One side of the estate you have a glorious view out to Falmouth; if you’re really lucky you may have the little wooden folly all to yourself to admire the view. The wide open grassy areas mean there’s enough space to create your own picnic area and sun spot, but still be close enough to other families to make new friends.

    A very close second place- bonus points for us as it’s within an hour of home. This estate is huge with a massive variety of things to see and do.

    This one is perfect for families with little ones; as they have an awesome farm and play area. But grandparents won’t feel left out with the stunning country house and impeccably kept gardens.

    Plenty of picnic areas- and a shady garden with deck chairs to sip a cold wine while the kids make new friends and run around in the trees.

    There’s loads of areas suitable for cute photo opportunities; wagons, beautifully painted benches, expertly symmetrical topiary and shady woodlands full of places to explore.

    Another one down in Cornwall. A beautiful castle on an island. The novelty is that it’s a tidal island; get there at the right time and you can wander across (but hurry otherwise you may be paddling), it was also fun for Dorothea to experience the short boat ride home.

    This tea room is quaint with beamed ceilings and unbeatable views, the two shops are also a great browse.

    The trek up to the castle is not for the faint hearted (they provide hip carriers to help with the little ones)- and probably wouldn’t suit anyone with any degree of mobility issues. But if you can get up there the castle is certainly worth a look!

    If you can’t the gardens and small hamlet are pretty special to wander round. The little town of Marazion is also worth hanging around for; some pleasant independent shops and a nice play area and beach too.

    Do be aware; this is one where you have to pay extra for parking.

    Who can resist a national trust property with an epic maze!!!!

    This one is perfect for sunny photo opportunities; and would also keep the kids busy.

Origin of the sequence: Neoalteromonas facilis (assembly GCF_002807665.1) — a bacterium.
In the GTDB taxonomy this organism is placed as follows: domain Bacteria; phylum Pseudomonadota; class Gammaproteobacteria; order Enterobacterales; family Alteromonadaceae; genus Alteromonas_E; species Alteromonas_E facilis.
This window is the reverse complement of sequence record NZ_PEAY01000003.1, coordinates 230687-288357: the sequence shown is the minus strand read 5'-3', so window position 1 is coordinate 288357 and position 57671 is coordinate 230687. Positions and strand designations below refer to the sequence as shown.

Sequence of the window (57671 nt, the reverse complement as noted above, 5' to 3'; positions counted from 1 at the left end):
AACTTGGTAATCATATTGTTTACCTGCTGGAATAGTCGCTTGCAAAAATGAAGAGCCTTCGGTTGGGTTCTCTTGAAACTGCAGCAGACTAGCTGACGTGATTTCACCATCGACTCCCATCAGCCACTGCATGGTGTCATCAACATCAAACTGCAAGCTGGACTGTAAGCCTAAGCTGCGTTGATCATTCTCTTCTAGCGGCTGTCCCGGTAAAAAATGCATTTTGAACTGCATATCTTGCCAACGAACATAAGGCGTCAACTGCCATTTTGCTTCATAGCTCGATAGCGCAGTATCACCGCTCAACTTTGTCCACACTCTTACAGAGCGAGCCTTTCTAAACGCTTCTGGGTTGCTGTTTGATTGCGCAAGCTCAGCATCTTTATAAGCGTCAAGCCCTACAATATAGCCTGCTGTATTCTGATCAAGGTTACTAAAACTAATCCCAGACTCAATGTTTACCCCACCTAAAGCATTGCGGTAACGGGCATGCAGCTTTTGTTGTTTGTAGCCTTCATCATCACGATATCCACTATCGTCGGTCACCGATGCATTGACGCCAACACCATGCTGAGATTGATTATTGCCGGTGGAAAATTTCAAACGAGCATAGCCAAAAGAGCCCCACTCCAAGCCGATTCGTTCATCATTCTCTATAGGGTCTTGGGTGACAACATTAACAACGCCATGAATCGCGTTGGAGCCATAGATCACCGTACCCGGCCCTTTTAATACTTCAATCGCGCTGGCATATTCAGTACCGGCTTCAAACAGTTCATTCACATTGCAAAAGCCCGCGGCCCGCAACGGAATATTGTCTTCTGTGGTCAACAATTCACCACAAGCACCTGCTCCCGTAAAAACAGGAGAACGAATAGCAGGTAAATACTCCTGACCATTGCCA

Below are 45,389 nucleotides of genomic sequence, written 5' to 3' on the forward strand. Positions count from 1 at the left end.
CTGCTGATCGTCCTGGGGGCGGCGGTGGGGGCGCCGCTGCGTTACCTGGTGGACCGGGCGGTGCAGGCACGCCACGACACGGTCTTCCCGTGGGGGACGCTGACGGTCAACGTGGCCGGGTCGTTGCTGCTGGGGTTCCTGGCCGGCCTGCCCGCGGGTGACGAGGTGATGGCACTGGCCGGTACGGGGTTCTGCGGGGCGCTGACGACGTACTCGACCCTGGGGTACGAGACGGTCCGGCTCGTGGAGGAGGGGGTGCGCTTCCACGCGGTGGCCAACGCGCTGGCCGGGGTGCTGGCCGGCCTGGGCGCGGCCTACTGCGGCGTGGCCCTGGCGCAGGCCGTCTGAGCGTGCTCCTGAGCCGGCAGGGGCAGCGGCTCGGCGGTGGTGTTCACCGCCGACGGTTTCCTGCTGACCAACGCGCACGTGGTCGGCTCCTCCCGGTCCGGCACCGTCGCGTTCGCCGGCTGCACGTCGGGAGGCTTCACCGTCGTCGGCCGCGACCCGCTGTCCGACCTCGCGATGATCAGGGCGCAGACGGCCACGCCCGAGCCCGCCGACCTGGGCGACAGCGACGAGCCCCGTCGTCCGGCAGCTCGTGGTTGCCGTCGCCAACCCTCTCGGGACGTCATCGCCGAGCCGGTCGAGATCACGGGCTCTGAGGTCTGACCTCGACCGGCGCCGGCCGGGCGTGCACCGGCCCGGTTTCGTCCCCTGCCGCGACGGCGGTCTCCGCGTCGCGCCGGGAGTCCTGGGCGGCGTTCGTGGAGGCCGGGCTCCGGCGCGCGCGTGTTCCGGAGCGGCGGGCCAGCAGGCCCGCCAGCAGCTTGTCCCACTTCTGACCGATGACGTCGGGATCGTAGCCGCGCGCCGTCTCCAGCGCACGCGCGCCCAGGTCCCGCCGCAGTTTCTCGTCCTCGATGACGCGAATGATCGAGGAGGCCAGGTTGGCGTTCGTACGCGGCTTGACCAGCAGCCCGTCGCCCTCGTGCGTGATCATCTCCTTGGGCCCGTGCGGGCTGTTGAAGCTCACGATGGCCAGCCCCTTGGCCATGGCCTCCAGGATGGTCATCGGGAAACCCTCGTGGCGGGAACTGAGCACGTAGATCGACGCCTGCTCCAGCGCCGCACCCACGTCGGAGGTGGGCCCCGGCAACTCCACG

This one made me feel like we’d been magically transported to a tropical country- the whole place was like a sun laden playground for the most awesome plants and flowers.

    Again this one is in Cornwall; but surely all these spectacular recommendations must make you want to visit the best southern county!

    Almost didn’t want to tell you about this one!

    We just want to keep it to ourselves; the most glorious, picturesque and isolated beach. We’ve been lucky enough to have it all to ourselves.

    Again this one is like being transported to a different country. Here we were making sand castles, splashing and stripping down to T-shirt’s in December!

    The waves and rocks are amazing for the little ones to see. Rock-pools are to be explored, sandcastles to be built and pebbles to be skimmed.

    Just above this beach hidden in the rocks is the infamous Minnack theatre- so Porthcurnoe is a cool place for a pre theatre picnic! (Or swim in the Summer)

    Also called ‘church cove’- this ones quite a drive out in the sticks but certainly worth it. Another gloriously isolated beach and church.

    This area seems to be bustling with wildlife; and there were plenty of birds for Dorothea to admire.

    A lovely little stream runs down to the water. We loved donning our wellies, having a good splash and practising our pebble skimming.

    There’s no facilities; so pack a picnic (or cream cake and flask of tea) and sit for a little while.

    Back near home now. We were lucky enough to find this one by accident at Halloween!

    The great thing about national trusts, is that the soon familiar leaf symbol pops up on all the road signs, and gives you a great few hours that you were not expecting!

    Calke Abbey tends to have quite a lot of food fairs, which adds a little bit to your day out. The drive through the estate to the house is impressive- and must be at least a mile long!

    The gardens here are awesome; we were so impressed by the Halloween pumpkin display- and again there’s lots of spacious picnic areas, and great big trees to play hide and seek.

    Stowe is one of the most impressive of the national trusts! The architecture is outstanding and the grounds are huge.

    The massive archways as you approach set the scene well, for what is about to follow.

    This is certainly one you could spend the whole day at. Wandering around eager to see the next impressive monument or statue would impress anyone. Again great for picnics, picking daisies and off course making wishes by throwing pennies in the water.

    We’ve only been here once- but it’s stayed in our memories. A beautiful but very long and wising walk down to a stunning country house and pretty gardens.

    Yes another in Cornwall! I know, we are slightly obsessed!